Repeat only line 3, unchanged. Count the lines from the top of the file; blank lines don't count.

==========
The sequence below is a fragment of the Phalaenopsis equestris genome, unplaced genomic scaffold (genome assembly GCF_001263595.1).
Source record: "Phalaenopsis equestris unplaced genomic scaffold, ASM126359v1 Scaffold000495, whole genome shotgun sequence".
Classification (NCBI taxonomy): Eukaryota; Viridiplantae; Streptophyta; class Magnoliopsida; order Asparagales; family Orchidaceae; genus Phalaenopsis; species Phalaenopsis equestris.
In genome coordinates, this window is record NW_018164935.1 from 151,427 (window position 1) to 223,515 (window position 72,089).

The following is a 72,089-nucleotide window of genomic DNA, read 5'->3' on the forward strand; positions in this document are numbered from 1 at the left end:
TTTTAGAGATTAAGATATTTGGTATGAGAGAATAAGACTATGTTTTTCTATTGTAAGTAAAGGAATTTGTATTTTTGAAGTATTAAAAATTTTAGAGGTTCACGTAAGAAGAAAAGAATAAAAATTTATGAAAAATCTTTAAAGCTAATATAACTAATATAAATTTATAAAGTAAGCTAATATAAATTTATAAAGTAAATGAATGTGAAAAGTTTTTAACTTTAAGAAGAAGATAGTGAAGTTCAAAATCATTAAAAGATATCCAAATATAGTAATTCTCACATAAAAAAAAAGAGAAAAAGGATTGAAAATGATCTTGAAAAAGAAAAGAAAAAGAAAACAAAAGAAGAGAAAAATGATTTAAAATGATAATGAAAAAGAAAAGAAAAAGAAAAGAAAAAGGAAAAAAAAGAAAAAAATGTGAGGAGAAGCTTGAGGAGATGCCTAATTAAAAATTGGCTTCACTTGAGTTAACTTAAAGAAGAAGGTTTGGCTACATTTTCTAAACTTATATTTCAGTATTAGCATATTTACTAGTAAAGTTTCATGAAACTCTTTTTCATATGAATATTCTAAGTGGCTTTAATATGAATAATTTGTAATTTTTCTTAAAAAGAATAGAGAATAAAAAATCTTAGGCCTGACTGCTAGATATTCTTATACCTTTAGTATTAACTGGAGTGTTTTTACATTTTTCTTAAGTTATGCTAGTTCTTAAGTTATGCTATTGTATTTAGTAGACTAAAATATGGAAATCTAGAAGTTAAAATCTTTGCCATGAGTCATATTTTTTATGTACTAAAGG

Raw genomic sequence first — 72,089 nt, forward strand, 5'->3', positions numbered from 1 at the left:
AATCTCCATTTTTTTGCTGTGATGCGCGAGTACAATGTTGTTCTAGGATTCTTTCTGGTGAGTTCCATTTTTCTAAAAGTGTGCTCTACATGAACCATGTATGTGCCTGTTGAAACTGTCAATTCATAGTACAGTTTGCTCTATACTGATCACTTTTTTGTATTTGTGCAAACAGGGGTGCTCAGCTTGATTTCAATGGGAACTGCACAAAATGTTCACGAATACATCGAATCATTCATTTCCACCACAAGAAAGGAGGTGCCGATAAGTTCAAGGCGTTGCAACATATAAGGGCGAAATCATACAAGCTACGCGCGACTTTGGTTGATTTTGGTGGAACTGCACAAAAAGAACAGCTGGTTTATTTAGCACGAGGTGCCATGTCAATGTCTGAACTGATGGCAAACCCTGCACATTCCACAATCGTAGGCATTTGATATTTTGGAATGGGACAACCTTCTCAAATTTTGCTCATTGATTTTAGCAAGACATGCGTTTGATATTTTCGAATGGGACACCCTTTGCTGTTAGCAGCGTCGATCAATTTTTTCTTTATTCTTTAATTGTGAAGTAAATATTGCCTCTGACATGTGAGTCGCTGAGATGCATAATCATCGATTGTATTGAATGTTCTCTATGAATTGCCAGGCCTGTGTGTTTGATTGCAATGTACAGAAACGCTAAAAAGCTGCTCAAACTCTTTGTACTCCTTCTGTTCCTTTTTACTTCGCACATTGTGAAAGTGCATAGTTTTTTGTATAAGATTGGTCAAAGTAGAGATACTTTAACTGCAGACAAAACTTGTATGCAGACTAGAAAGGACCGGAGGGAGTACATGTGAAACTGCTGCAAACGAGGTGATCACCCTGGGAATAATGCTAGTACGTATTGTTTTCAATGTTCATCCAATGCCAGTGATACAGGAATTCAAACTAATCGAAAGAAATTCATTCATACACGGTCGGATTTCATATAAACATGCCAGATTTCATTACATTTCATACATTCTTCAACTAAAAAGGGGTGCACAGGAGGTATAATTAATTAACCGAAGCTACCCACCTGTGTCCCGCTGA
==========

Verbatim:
Classification (NCBI taxonomy): Eukaryota; Viridiplantae; Streptophyta; class Magnoliopsida; order Asparagales; family Orchidaceae; genus Phalaenopsis; species Phalaenopsis equestris.